3. Then we find the efficient cause (in English ‘cause’ properly refers to this category), which is ‘the source of the first beginning of change’. Aristotle uses the example of the father being the cause the child, but in the case of our statue or indeed bookshelf and bicycle, the crucial element is an agent which brings about the transformation, producing something with the statue mould, the hammer, nails, sand-paper and dowelling, or the spanner, allen-keys and cable-cutters. This agent brings about change in the matter in order to produce the form of the object. So too with Foucault’s interest in how the ethical subject comes about; it is not a given but requires work, yet once again understood intangibly, as critical reflection, thought on experience, the process of self-formation by reflecting and acting in light of the books on ethics that I now have on my new shelf.
4. Finally (quite literally) comes Aristotle’s famous end or purpose, ‘that for the sake of which’ something is done – deliberately, unintentionally or blindly. Walking may be for health (Aristotle’s example – the first moment of ethics as self-help?), the statue may be for adoration or as an ironic nod, the bookshelf for books, which I have bought to make me healthy, wealthy and wise, and the bicycle to transport those books, although it now may have other ends, such as getting me to the shops or as a way to travel over long distances. And for Foucault, the purpose of ethics is the constitution of the moral subject, one who acts in a moral way.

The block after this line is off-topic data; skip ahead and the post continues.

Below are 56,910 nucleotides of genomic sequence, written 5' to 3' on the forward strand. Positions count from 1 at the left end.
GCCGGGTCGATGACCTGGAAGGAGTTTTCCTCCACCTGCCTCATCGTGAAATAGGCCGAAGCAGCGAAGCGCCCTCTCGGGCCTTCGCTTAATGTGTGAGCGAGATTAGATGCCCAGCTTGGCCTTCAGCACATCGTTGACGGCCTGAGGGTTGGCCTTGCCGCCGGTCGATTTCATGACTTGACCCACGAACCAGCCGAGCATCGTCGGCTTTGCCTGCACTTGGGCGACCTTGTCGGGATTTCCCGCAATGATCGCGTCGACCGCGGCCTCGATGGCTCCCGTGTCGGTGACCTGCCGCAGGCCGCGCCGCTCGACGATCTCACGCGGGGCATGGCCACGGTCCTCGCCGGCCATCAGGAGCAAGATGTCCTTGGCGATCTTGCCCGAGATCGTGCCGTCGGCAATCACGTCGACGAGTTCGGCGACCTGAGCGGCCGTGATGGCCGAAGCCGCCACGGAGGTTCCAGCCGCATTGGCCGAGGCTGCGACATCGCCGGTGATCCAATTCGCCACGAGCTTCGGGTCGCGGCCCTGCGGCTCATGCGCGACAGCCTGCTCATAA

Foucault’s effort to link ethical categories with the modes of causality is not without warrant in Aristotle’s work, for the latter’s modes of causation are woven in with the main features of his thought – form and matter, for instance, or agency, or the outcome of physics where there is no conscious purpose. But what has happened in Foucault’s appropriation is a de-substantialisation of the four causes for the sake – paradoxically – of Foucault’s central concern, namely, the self.
Care of the Self